Clamping down on the trigger control the four big Brownings buck underneath Moore, rocking back and forth from their recoil and sucking in belts of bullets through a metal feed rail. Given the airspeed of the B-52, the ballistic trajectory of the bullets and the angle, closure rate, speed and altitude of the MiG this is, literally, a longshot.

His first burst misses.

Moore steadies himself as though it mattered in the wagging tail of the squirrely B-52. He sends another streak of .50 cal tracers arcing in front of the MiG.



The wreckage of a B-52 downed during the “American War” by North Vietnamese remains in a lake in the center of Hanoi as a memorial.

Time is running out. The MiG will attack in the next few seconds. Moore has one final chance. He fires his longest burst, thousands of rounds going through the feed rails, into the four guns and arcing into the night sky. The gun barrels begin to overheat. He is running low on ammunition.

Airman Moore cannot see what happens through his canopy, but on his radar screen the MiG seems to glow… even brighter. The radar contact “…grows to three times its size” Moore would write in his after-action report.

In the tail of another B-52 Tech Sgt. Clarence Chute sees the MiG get torn apart when its flies through the death-ray arc of Moore’s bullets. Chute, the only eyewitness to the MiG kill, later wrote, “Several pieces of the aircraft exploded, and the fireball disappeared in the under-cast at my 6:30 position.”

There is no official record of who was flying the MiG-21 that attacked Moore’s B-52. The North Vietnamese did not acknowledge the loss. The pilot of the MiG remains anonymous, a flyer doing his deadly job. When I asked about the loss of MiG pilots during Linebacker II on a visit to Hanoi the government appointed guides feigned misunderstanding of my question. They only mentioned there were “…many heroes…”


For his incredible aerial gunnery, gallant and courageous defense of his aircraft and crew, and calm repose under imminent attack Airman 1st Class Albert Moore was awarded the Silver Star, the third highest award for valor in the U.S. military. Moore’s aerial victory was one of two by B-52 gunners during Linebacker II. About a week earlier USAF Staff Sergeant Sam Turner had also downed a North Vietnamese MiG-21 with the tail gun of his B-52.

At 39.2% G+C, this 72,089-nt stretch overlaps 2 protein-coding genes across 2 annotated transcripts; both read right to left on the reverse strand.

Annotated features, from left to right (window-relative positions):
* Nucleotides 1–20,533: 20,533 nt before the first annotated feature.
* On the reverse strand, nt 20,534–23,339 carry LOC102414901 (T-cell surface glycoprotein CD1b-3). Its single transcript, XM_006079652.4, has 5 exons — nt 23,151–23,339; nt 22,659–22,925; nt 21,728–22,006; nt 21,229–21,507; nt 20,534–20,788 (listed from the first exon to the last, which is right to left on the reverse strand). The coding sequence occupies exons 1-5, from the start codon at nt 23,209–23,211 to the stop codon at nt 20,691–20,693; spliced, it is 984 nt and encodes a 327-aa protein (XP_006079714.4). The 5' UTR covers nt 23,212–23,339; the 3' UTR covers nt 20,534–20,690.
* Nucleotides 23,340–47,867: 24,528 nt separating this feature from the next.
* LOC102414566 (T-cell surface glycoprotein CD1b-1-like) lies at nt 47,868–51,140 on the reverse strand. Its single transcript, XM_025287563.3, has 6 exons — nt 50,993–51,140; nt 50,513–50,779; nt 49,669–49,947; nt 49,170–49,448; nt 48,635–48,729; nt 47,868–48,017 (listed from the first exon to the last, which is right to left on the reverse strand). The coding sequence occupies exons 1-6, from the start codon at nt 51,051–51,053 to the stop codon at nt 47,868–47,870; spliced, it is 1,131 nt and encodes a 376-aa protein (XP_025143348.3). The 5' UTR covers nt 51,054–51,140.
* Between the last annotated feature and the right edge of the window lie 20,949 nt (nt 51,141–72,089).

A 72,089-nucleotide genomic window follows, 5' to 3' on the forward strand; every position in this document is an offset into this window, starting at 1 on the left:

By December 29, 1972 the U.S. Air Force was running out of targets for their B-52’s. Strategic bombing operations north of the 20th parallel were stopped. Industrial targets in North Vietnam were in ruins. But still the North Vietnamese and Viet Cong fought on. On January 2, 1973 peace discussions in Paris resumed. It is widely believed among U.S. experts, and staunchly denied by Vietnamese experts, that the Linebacker II strikes forced the North Vietnamese back to the bargaining table.

Regardless of the political ramifications of Linebacker II it would remain one of the largest strategic bombing campaigns in history, and depending on whose metric you use, the most successful. It was also the last bombing campaign in which U.S. heavy bombers shot down enemy aircraft using guns in an air-to-air engagement, and the B-52 Stratofortress remains the largest aircraft in history to have shot down another aircraft in flight using guns.


tominospreysmall Alert 5 contributor Tom Demerly has traveled to all seven continents and written for numerous publications including Outside magazine. He still can’t fly anything bigger than a Cessna.














About tomdemerly (15 Articles)
Tom Demerly has written for "Outside", "Velo-News", "Bicycle Guide", "Bicycling", "Inside Triathlon", "Triathlete", "Triathlon Today!", "USA Triathlon Magazine" and many other publications. He has raced endurance events on all seven continents and climbed the highest mountain on three. Demerly is four-time Michigan USA Cycling Champion and has completed over 250 triathlons around the world, Including the Ironman World Championships in Kona, Hawaii. In 1990 Demerly raced for the Nike/Velo-News/Gatorade Cycling Team in Belgium. His military experience includes being Honor Graduate from the U.S. Army Infantry School at Ft. Benning, Georgia and as a Scout Observer for Company "F", 425th INF (RANGER/AIRBORNE), Long Range Surveillance Unit.